James Bryce Bryce.

The book of history. A history of all nations from the earliest times to the present, with over 8,000 illustrations (Volume 9) online

. (page 55 of 55)
Online LibraryJames Bryce BryceThe book of history. A history of all nations from the earliest times to the present, with over 8,000 illustrations (Volume 9) → online text (page 55 of 55)
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kings of Kent or Northumbria or Mercia
had claimed a general overlordship in
England. And when Henry of Anjou.
duke or count of half the provinces of
France, became Henry II., King of Eng-
land, he began to cherish vague ideas of
. . . K . , adding Ireland to his dominions.
^ 1S . ! 8 By way of preliminary, he got
the authorisation of the English

to England . , . __. , ,

Pope, Adrian IV., for the pro-
ject, since the Keltic Church was regarded
as rebellious, if not heretical, by the papacy.
Henry, however, would probably never
have found time to organise a conquest on
his own account ; it was Irish dissensions
that opened a door for him. Dermot, king
of Leinster, was hard put to it in a quarrel
with a neighbour whose wife he had
abducted ; he appealed to Henry for aid.
Henry permitted sundry adventurous
but impecunious barons to take up
Dermot's cause notably Richard de Clare,
called Strongbow, various Fitzgeralds,
Fitzurses, De Burghs, and others. Dermot
was duly restored, and rewarded the
Normans with baronies. Strongbow him-
self married Dermot's daughter, and was
recognised as his heir. Then Henry him-
self appeared on the scene ; the Normans,
already his liegemen, acknowledged his
suzerainty, and the native princes in general
were constrained to do the like. The clergy
made submission to the Roman authority.
Henry added " Lord of Ireland " to his
titles the theory being that the country
had been assigned to him by the Pope
and left a Norman " Justiciar " to represent
the royal authority, and to
"7 ' establish within the Norman
districts of Leinster, called " the
Pale," a system of government
based on that which Henry was organising
in England. The Norman baronage was
not limited to the Pale a district roughly
covering a semicircle of some four counties
with the city of Dublin as its centre ; the
Geraldine or Kildare territories extended


as Lord
of Ireland


considerably south and west, while the
Desmond branch of the same house was
established in Munster, and the Butlers of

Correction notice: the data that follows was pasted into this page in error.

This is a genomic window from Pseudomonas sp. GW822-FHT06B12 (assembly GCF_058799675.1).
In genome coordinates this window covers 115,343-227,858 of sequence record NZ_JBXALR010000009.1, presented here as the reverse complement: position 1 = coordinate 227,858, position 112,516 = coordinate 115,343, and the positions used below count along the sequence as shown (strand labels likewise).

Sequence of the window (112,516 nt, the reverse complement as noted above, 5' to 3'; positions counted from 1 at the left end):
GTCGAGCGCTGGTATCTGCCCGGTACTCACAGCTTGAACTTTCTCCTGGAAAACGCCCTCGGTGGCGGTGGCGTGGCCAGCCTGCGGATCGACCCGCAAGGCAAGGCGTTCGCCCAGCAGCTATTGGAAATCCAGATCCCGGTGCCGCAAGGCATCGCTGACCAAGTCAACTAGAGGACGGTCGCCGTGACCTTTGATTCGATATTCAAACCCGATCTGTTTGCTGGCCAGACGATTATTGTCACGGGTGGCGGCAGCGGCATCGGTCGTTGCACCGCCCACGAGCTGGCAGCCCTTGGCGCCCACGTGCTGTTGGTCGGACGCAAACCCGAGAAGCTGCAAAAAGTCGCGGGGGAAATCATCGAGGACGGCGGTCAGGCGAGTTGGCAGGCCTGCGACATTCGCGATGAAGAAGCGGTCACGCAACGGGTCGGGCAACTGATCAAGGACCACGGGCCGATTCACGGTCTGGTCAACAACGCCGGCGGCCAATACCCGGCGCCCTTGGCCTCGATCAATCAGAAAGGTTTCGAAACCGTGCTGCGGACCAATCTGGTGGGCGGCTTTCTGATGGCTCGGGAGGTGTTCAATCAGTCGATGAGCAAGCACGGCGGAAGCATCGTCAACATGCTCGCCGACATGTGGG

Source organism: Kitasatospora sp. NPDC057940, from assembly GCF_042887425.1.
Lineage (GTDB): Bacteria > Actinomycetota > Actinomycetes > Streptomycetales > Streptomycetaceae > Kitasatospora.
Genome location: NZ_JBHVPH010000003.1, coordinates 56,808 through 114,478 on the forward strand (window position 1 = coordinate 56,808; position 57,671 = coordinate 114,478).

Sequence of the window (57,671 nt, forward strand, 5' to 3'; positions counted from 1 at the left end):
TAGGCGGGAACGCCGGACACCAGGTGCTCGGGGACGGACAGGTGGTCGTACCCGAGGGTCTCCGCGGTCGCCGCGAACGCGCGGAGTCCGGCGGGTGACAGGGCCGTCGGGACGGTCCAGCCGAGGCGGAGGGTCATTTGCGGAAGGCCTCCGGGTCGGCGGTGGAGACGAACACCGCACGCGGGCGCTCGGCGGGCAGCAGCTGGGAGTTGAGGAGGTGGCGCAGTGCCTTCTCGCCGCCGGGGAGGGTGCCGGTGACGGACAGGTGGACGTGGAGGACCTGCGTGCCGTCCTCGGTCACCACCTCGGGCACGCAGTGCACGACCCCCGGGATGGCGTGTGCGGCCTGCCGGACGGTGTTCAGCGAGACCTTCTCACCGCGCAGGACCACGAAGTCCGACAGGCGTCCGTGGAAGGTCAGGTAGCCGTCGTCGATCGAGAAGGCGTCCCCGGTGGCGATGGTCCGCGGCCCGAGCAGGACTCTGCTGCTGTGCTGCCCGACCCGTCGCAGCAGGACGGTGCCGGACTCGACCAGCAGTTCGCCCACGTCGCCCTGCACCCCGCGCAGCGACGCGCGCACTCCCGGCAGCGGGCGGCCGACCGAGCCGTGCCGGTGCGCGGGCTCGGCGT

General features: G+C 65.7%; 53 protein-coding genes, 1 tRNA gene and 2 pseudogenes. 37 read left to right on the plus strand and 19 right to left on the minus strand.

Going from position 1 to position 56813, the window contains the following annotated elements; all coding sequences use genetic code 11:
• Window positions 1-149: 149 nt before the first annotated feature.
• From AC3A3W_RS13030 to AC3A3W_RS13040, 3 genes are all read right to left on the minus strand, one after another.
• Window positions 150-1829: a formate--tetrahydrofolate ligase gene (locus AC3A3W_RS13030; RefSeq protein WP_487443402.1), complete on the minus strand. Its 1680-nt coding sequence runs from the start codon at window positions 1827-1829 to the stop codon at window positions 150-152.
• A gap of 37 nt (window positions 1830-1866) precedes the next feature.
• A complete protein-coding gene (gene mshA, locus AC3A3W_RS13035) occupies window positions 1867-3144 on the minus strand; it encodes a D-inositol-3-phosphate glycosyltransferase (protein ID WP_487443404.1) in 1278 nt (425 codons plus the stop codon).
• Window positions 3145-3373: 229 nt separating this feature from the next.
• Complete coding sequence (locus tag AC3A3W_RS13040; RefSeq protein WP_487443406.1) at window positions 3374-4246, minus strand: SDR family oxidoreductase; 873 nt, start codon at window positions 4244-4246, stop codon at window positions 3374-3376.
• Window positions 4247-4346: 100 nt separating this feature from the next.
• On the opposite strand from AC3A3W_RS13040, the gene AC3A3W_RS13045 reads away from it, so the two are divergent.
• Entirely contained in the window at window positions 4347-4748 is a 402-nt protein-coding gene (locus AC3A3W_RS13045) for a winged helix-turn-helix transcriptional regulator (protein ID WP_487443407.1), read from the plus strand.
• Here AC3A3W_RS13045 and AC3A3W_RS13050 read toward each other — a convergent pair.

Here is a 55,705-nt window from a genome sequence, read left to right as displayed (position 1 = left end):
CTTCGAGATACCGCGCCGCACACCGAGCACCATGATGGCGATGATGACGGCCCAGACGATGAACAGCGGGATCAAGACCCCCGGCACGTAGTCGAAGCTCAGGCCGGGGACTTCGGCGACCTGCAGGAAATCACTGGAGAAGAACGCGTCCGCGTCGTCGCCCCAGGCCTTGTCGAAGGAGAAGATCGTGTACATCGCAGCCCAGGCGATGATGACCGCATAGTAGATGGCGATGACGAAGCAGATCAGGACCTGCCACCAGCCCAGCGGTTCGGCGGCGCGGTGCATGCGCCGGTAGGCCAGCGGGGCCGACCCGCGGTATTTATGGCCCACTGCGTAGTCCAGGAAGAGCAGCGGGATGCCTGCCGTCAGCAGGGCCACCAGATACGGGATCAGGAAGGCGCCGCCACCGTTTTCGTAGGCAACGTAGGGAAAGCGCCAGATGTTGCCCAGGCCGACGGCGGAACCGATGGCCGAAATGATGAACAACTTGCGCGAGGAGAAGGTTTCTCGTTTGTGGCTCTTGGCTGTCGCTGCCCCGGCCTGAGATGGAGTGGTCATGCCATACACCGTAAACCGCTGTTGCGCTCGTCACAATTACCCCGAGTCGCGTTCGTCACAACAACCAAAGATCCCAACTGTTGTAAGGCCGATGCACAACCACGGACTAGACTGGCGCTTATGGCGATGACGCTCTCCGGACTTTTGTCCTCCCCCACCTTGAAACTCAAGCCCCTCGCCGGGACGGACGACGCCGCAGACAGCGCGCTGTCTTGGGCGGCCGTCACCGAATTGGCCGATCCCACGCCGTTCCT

Ormond occupied intervening territory.
The De Burghs in Connaught became
Burkes, and the Fitzurses translated their
name into the Irish equivalent M'Mahon.
The north remained entirely and the
west mainly Keltic ; but outside the Pale
the Normans became, as the saying was,
"more Irish than the Irish themselves."
Within the Pale, English and feudal
law was upheld ; outside it the native
" Brehon " law
prevailed in
defiance of Eng-
lishry and feudal-
ism ; but neither
within the Pale
nor without was
there any disposi-
tion on the part
of magnates or
population t o
pay superfluous
respect to any
law at all.

For nearly two
hundred years no
English king set
foot in Ireland,
nor was there
even the begin-
ning of a concep-
tion of loyalty to
the Eng 1 ish
government. In
the reign, of
Edward II., after
the English had
been fairly driven
out of Scotland,
Edward Bruce,
brother of King
Robert, went
near to wresting
Ireland from English rule and securing
the crown of Ireland for himself ; but
the attempt ultimately collapsed, owing
to the incapacity of the Irish clans for
acting continuously in unison. The Pale
and the rest of Ireland were increasingly
antagonistic. In the reign of Edward III.,
under the governorship of his son Lionel
of Clarence, the statute of Kilkenny for-
bade intermarriage, the recognition of
Irish law, or the adoption by the English
of Irish customs ; birth in England was
made a condition of holding government


appointments. The law was impossible
to enforce effectively, but intensified
racial hostilities. As " Deputies," Roger
Mortimer, the grandson of Lionel of
Clarence, and his grandson Richard of
York, father of Edward IV., succeeded
in making the House of York so far
popular in Ireland that the country
became Yorkist in the Wars of the Roses,
took up the cause of Lambert Simnel,
and started Perkin Warbeck on his career
as a Yorkist Pretender. The diplomatic
Henry VII., however, conciliated the
great Earl of Kil-
dare, who, except
during a brief
interval, was
Deputy during
most of the reign,,
on the principle
that " since all
Ireland could not
rule this man, this
man had better
rule all Ireland."
But the interval
itself forms a
notable epoch in
Irish history.
Kildare's very
doubtful loyalty
caused the tem-


of Sir

Edward Poynings
as Deputy the
nominal Governor
being the infant
Prince Henry
and " Poynings'
Law" established
the system of
government for
Ireland which

SIEGE OF WATERFORD prevailed for

nearly three cen-
turies. Ireland was to have its parlia-
ment ; but the initiation of all legislation
was reserved to the king and the
English Privy Council.

Henry VII. was by no means un-
successful in the policy of conciliating
the Irish magnates and ruling through
them ; but the policy was followed by his
successors only for brief intervals, alternat-
ing with prolonged periods of desultory
rigour, which produced neither goodwill
nor thorough subjection.


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Online LibraryJames Bryce BryceThe book of history. A history of all nations from the earliest times to the present, with over 8,000 illustrations (Volume 9) → online text (page 55 of 55)